Eva Velthorst, Ph.D., of the Icahn School of Medicine at Mount Sinai and colleagues analyzed data from the Suffolk County Mental Health Project, a 20-year prospective study of first-admission patients with psychotic disorders. They looked at social functioning and long-term outcome in 485 individuals with schizophrenia spectrum disorder (schizophrenia, schizoaffective disorder, or schizophreniform disorder), major depressive disorder with psychosis, and bipolar disorder with psychosis, as well as a control group of individuals who had never experienced psychosis.
Using statistical analysis, the researchers identified four distinct trajectories over the 20-year period among the individuals with psychosis: preserved functioning (n=82), moderately impaired functioning (n=148), severely impaired functioning (n=181), and profoundly impaired functioning (n=74).
The trajectories of profoundly and severely impaired social functioning were associated with worse 20-year real-life functional outcomes in a variety of domains, such as not having obtained a high school diploma, being unemployed, not living independently, and using public assistance.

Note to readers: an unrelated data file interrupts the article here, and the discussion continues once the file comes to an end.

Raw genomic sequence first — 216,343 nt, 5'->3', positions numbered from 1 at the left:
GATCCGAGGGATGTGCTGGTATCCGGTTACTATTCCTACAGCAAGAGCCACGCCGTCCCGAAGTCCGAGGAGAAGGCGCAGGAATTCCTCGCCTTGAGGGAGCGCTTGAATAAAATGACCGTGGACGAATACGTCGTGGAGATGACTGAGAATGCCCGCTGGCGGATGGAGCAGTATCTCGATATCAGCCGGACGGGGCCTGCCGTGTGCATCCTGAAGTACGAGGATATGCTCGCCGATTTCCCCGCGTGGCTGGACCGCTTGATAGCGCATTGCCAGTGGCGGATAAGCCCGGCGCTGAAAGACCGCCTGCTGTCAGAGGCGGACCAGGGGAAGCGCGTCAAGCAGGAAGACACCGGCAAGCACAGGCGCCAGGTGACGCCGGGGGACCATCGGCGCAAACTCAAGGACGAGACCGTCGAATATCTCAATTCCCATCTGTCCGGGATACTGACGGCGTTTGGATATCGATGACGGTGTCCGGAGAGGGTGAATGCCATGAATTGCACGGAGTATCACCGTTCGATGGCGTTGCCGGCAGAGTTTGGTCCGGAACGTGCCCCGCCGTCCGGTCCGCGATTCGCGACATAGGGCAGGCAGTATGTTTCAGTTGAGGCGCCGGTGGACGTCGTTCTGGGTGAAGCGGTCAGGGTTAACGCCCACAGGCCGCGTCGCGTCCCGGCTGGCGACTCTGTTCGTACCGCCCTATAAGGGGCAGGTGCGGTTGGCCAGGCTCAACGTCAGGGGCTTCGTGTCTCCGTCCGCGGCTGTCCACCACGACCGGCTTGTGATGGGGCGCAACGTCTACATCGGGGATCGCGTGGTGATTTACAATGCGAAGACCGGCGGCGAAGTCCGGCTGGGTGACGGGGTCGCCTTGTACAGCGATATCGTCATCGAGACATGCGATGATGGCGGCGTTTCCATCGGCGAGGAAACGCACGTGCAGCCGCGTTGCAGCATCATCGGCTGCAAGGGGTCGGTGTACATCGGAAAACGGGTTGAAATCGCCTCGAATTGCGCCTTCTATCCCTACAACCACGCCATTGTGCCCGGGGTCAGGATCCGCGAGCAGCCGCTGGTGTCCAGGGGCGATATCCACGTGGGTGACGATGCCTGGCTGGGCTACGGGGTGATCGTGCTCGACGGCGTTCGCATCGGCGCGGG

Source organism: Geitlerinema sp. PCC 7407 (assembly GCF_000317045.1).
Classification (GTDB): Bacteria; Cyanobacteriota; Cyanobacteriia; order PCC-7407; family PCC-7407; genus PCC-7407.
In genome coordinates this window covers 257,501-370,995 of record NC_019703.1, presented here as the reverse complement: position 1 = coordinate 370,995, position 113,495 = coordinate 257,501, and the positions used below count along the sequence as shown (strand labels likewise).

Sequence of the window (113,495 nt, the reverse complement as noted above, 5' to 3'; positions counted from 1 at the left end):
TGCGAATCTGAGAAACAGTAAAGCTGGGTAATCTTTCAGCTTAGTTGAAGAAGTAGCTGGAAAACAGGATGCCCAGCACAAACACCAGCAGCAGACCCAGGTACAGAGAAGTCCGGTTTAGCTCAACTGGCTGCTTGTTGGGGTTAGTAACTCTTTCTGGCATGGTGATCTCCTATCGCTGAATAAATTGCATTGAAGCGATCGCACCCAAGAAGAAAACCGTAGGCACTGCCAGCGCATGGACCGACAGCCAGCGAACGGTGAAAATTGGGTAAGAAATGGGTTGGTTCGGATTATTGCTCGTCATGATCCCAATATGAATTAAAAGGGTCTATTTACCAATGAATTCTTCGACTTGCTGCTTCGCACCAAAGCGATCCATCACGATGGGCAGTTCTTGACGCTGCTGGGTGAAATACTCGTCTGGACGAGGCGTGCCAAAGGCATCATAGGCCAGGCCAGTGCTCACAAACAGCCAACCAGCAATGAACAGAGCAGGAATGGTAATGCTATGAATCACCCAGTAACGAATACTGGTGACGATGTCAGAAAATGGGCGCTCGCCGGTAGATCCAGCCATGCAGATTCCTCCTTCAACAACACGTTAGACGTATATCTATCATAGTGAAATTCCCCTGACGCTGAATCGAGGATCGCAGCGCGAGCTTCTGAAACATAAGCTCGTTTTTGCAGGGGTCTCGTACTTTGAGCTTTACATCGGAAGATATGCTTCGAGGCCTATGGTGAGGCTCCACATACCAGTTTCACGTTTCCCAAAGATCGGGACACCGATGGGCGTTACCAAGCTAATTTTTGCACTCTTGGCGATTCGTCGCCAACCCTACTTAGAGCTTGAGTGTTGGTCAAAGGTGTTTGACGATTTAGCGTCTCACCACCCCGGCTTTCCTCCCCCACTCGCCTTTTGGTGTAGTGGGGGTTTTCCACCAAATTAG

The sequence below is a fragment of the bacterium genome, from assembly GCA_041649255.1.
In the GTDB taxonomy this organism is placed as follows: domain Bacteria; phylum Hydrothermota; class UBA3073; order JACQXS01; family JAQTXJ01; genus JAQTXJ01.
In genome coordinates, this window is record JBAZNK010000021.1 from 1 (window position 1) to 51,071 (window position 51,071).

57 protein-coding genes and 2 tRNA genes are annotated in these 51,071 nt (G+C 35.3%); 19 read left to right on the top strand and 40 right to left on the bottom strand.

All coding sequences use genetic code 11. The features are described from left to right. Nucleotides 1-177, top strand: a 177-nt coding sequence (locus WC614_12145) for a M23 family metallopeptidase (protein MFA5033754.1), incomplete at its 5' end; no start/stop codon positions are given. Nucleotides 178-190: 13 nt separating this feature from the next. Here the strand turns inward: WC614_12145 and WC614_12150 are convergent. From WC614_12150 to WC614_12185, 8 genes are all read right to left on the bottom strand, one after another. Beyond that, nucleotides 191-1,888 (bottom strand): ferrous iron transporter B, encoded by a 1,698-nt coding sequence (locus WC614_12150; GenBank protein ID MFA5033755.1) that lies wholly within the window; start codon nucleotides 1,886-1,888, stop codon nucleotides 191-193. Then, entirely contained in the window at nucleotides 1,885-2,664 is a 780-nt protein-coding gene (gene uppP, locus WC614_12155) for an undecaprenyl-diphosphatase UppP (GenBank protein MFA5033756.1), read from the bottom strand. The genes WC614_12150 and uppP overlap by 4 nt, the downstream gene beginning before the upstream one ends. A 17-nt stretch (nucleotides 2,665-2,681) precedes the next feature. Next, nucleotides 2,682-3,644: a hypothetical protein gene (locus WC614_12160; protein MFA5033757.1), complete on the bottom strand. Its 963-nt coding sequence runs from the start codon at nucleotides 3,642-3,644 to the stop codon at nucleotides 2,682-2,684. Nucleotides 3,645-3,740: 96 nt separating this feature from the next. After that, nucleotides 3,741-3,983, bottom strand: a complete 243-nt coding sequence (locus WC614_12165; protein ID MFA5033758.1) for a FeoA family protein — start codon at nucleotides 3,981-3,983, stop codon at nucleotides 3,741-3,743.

The researchers also found that differences in the level of social functioning were already evident in childhood. The years between early adolescence and first hospitalization appear to be a period in which a substantial number of individuals who later developed a psychotic disorder displayed a steep decline in social functioning.
The researchers stated, “[O]ur findings are consistent with recent programs of research focused on adolescence as the critical intervention window and support current early intervention strategies for high-risk individuals and those that offer intensive treatment to first-admission patients aimed to prevent social withdrawal in severe psychotic illnesses.”